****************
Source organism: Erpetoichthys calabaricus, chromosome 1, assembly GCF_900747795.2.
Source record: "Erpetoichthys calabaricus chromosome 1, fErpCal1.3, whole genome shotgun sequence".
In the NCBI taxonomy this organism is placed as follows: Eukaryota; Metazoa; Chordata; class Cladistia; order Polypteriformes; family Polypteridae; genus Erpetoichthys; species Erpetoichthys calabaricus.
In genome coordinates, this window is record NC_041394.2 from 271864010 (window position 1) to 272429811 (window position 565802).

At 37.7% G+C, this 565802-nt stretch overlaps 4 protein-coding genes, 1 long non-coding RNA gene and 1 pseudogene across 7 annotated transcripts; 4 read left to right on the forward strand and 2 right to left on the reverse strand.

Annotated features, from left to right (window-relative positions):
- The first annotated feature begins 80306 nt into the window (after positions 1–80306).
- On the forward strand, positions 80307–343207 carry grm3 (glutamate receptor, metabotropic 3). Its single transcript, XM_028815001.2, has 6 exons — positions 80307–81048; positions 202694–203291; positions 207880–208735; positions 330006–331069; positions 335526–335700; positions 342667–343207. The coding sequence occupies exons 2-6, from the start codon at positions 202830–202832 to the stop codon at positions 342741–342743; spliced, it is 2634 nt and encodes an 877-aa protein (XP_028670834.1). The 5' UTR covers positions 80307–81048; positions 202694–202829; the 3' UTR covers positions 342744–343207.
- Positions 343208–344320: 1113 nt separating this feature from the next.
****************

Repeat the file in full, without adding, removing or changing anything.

Source organism: Erpetoichthys calabaricus, chromosome 1, assembly GCF_900747795.2.
Source record: "Erpetoichthys calabaricus chromosome 1, fErpCal1.3, whole genome shotgun sequence".
In the NCBI taxonomy this organism is placed as follows: Eukaryota; Metazoa; Chordata; class Cladistia; order Polypteriformes; family Polypteridae; genus Erpetoichthys; species Erpetoichthys calabaricus.
In genome coordinates, this window is record NC_041394.2 from 271864010 (window position 1) to 272429811 (window position 565802).

At 37.7% G+C, this 565802-nt stretch overlaps 4 protein-coding genes, 1 long non-coding RNA gene and 1 pseudogene across 7 annotated transcripts; 4 read left to right on the forward strand and 2 right to left on the reverse strand.

Annotated features, from left to right (window-relative positions):
- The first annotated feature begins 80306 nt into the window (after positions 1–80306).
- On the forward strand, positions 80307–343207 carry grm3 (glutamate receptor, metabotropic 3). Its single transcript, XM_028815001.2, has 6 exons — positions 80307–81048; positions 202694–203291; positions 207880–208735; positions 330006–331069; positions 335526–335700; positions 342667–343207. The coding sequence occupies exons 2-6, from the start codon at positions 202830–202832 to the stop codon at positions 342741–342743; spliced, it is 2634 nt and encodes an 877-aa protein (XP_028670834.1). The 5' UTR covers positions 80307–81048; positions 202694–202829; the 3' UTR covers positions 342744–343207.
- Positions 343208–344320: 1113 nt separating this feature from the next.